ActewAGL, a premier sponsor of Canberra's centenary celebrations, has lost a major contract to supply the government electricity.
In an embarrassing blow for the power retailer, the ACT government has sidelined the organisation it part-owns and has awarded a significant contract to Queensland company ERM Power Retail.
The decision, taken largely by the Territory and Municipal Services Directorate, has caused ActewAGL to begin reassessing its community sponsorship.
The Canberra Times understands that Treasurer Andrew Barr was ''more than surprised'' by the outcome of the tender process. ActewAGL is a million-dollar sponsor of Canberra Centenary and is its ''principal partner''.
But in this 100th birthday year for the nation's capital, the local company has seen more than half of the retail business it provides the government go interstate.
The tender was awarded to ERM on December 21 and a two-year contract to provide energy to the government's major outlets began on January 1.
The Queensland company now provides power to the ACT government's larger offices and establishments, including its hospitals, jails and schools.
The contract is worth $16 million over the two years.
ActewAGL was successful in securing only two smaller contracts totaling about $6 million over the two years to provide energy to unmetered street and traffic lights, and smaller government departments.
It still provides the network and in an ACT community-wide sense remains Canberra's majority supplier.
Government sources said the decision was ''ludicrous'' and could be ''severely embarrassing'' in this centenary year.
''This year is supposed to be about Canberra celebrating all things Canberra, and yet some bureaucrats have decided a local retailer that employs local people - and who, by the way, is spending big bucks on the centenary celebrations - is not who they want to be providing their own government's electricity,'' one said.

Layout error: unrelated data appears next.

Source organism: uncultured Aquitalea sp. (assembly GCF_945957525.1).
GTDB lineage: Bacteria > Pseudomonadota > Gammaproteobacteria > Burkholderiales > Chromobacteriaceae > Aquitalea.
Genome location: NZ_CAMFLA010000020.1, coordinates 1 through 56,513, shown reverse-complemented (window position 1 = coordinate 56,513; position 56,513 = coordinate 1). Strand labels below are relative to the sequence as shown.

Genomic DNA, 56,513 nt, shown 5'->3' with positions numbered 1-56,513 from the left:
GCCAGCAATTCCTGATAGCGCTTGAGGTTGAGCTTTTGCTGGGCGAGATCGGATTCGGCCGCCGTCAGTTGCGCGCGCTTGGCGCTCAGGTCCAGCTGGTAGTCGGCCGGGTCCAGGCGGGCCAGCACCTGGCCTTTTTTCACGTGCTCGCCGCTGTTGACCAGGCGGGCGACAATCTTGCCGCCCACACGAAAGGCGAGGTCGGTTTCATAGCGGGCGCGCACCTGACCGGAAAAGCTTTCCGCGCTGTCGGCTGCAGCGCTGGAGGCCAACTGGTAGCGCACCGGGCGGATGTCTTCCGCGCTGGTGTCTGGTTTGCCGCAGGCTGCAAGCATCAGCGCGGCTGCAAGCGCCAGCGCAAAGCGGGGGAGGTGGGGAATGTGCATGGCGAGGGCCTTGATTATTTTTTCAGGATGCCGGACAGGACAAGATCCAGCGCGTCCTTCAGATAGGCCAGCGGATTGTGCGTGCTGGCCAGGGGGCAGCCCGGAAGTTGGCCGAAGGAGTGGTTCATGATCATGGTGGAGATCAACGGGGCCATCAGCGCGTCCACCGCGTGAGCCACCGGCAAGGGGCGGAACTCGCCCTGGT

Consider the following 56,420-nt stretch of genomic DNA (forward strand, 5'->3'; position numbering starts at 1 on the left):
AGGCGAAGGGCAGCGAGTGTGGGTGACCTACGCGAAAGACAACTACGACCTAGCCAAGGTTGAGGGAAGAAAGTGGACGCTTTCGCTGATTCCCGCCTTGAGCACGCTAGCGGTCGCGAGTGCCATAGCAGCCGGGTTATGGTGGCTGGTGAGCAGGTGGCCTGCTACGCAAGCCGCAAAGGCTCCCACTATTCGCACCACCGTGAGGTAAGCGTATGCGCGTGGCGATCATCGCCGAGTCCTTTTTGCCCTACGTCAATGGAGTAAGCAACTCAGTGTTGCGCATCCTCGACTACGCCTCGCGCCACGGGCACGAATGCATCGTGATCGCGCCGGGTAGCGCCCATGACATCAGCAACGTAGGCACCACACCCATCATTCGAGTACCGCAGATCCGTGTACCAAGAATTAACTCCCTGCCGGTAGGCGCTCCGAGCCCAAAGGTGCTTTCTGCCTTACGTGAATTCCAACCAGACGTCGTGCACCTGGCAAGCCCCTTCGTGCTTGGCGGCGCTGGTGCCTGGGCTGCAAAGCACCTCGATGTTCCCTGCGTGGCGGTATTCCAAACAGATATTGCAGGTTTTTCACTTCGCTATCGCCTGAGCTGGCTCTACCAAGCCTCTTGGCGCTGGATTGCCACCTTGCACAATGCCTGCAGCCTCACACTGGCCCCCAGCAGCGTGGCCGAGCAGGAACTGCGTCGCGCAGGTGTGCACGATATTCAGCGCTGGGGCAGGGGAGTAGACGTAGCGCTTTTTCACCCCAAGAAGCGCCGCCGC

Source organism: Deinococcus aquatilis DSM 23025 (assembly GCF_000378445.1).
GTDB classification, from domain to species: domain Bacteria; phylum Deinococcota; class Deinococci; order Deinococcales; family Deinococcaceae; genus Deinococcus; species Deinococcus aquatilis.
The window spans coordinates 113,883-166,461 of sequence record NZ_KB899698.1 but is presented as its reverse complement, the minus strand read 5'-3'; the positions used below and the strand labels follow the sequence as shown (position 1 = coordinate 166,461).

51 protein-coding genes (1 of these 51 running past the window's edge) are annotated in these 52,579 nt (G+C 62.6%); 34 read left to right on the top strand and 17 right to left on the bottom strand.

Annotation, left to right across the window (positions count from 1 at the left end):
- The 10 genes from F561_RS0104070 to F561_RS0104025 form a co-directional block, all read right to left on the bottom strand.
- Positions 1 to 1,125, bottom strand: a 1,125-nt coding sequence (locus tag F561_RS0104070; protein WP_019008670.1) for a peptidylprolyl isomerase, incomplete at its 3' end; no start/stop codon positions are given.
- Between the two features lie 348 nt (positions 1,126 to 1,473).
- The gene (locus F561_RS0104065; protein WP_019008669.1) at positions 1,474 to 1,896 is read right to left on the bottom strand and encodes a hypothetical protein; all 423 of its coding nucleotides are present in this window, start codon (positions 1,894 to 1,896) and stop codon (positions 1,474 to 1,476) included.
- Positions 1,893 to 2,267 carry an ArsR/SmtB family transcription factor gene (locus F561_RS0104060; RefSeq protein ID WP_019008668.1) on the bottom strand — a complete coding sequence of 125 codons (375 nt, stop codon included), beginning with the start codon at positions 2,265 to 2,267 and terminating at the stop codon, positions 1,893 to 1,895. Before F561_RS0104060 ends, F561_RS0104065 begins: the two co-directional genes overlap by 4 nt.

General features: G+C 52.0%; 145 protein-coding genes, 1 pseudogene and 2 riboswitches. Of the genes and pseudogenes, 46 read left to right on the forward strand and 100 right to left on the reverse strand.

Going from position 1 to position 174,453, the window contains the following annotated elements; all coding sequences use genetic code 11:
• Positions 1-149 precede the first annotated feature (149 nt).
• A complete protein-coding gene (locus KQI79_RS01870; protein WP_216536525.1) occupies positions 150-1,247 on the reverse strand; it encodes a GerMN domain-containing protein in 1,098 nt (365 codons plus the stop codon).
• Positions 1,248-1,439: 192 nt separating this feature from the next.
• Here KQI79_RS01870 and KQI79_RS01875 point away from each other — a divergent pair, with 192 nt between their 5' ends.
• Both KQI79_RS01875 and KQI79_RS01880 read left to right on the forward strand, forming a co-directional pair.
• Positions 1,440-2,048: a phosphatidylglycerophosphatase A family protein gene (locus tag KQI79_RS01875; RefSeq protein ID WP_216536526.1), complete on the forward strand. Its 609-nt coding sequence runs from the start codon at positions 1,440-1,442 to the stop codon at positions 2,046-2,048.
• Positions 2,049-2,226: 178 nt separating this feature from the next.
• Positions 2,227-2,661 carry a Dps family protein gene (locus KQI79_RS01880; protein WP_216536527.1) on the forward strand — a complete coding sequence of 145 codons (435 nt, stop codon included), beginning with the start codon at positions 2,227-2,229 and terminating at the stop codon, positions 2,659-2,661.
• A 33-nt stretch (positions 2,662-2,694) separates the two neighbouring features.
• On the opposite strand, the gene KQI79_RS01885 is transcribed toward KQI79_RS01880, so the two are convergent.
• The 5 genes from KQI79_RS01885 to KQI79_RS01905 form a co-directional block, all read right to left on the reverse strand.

Another contact said that ActewAGL was outraged at the decision and is taking a fresh look at all of its substantial community sponsorships.
TAMS Minister Shane Rattenbury noted that such procurement decisions are not made by ministers and they do not contribute to the decision-making process.
''I understand that overall the evaluation team concluded that ERM presents the best value for the ACT government, for the contract which the firm has been awarded,'' he said.
''The evaluation team comprised officials from several directorates.
''ActewAGL is a big contributor - and a valued one - to the community in the ACT and I look forward to that continuing.''
The acting chief executive of ActewAGL, John Knox, said although it was unsuccessful in winning the full portion of the tender, it stood by its competitive position in the ACT.
He said that was evident in ActewAGL's steady growth in customer numbers.
''We remain committed to our customers, to supporting our local community through our sponsorship program, delivering excellent customer service and helping our customers manage their energy costs,'' Mr Knox said.
''We will continue to be the proud principal partner of Canberra Centenary and are pleased to celebrate this milestone with our local community.''
Mr Knox did not directly answer when asked if any sponsorship it provided the ACT community would be reduced or terminated.
Canberra Centenary executive director Jeremy Lasek said ActewAGL had told him it would not be reducing its sponsorship to his organisation.
''ActewAGL remains the principal partner and we are totally thrilled to have their support,'' he said.
TAMS's director of the ACT Property Group, Daniel Bailey, said ministers were not informed of the tender outcome until after the decision was made. He also said that as part of its contract, ERM had committed to providing community sponsorship in the near future.
Mr Barr could not be contacted for comment.